Nothing. They are simply different names for the same thing. Sociopath is somewhat outdated - most people would use the term "psychopath" today.

    2) Are most people with anti-social personality disorder true to the way they are depicted in Hollywood movies? (cunning, smooth, calm, intelligent)?
    Yes and no. The diagnosis of Antisocial Personality Disorder (APD) is much looser than how most people would define a psychopath. Most people who are repeat criminals would meet the criteria for APD but most would NOT meet the criteria for Psychopathy. However, officially there are no published diagnostic criteria for Psychopathy due to the difficulty in getting people to agree on how to define and measure psychopathy.

    On the other hand, there is no doubt that psychopaths do exist (I have met some in my work). The true psychopath is indeed usually intelligent (average or above average, usually above average). They appear calm, even cold-blooded because they do not feel empathy for other people the way most of us do, they do not feel remorse for hurting someone else or stealing or lying, they do not feel anticipatory fear or anxiety when they are about to do something wrong, they do not feel guilt after the fact. They are very good actors - they can fake or mimic emotions including empathy even though they don't actually feel it - and they are very good at figuring out what people want to hear and then saying that. They are highly manipulative and very good at that so they can get other people to feel sorry for them and to do things for them.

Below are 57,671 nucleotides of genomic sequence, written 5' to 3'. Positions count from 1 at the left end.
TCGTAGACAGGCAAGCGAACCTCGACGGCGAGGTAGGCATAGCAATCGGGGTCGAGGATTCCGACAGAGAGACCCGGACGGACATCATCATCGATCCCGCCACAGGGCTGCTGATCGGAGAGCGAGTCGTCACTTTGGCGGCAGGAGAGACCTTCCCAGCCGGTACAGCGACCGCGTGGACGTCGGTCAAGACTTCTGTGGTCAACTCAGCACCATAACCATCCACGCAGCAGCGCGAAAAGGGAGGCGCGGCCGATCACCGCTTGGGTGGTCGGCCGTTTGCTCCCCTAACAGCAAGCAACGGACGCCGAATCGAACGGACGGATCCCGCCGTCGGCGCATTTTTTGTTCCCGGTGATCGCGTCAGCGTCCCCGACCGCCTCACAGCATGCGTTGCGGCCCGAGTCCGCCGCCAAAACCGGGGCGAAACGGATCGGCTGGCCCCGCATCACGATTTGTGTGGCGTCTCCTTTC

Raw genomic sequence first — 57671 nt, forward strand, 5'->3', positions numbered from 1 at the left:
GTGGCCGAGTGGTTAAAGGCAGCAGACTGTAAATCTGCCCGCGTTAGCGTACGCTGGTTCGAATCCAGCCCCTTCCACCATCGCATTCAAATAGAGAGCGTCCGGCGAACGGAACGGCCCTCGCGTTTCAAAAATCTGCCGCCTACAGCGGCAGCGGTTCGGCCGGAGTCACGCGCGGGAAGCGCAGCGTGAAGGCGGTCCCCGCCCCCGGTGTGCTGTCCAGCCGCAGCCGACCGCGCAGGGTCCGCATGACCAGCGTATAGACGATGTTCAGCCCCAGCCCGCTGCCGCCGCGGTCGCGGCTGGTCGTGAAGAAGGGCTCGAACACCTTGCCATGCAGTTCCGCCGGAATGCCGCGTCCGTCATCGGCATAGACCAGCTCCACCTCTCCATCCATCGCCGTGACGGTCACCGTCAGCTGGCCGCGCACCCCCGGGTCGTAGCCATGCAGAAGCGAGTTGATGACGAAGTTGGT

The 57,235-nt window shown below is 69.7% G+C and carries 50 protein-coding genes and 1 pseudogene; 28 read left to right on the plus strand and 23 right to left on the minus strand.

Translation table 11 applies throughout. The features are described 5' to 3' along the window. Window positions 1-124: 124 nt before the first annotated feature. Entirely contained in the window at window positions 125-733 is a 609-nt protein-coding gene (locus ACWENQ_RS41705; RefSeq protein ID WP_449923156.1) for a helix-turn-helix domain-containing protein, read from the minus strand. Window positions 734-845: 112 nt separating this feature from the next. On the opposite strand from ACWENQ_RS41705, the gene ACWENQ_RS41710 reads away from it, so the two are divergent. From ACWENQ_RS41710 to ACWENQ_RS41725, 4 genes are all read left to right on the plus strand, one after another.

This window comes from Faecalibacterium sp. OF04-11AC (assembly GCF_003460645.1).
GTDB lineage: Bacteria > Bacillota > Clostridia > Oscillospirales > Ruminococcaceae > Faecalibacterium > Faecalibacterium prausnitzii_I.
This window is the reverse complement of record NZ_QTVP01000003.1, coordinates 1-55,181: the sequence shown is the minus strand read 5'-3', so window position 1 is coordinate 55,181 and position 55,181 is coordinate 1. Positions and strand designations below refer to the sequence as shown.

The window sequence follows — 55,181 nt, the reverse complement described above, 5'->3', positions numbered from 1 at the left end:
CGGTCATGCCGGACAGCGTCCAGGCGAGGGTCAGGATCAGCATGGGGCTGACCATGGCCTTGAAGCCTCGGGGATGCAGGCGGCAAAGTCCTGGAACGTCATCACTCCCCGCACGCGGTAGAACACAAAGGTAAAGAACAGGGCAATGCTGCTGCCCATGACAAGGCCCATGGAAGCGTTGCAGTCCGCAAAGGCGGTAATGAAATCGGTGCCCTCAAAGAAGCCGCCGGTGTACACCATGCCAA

3) Are people with personality disorders usually a threat to society? Explain how.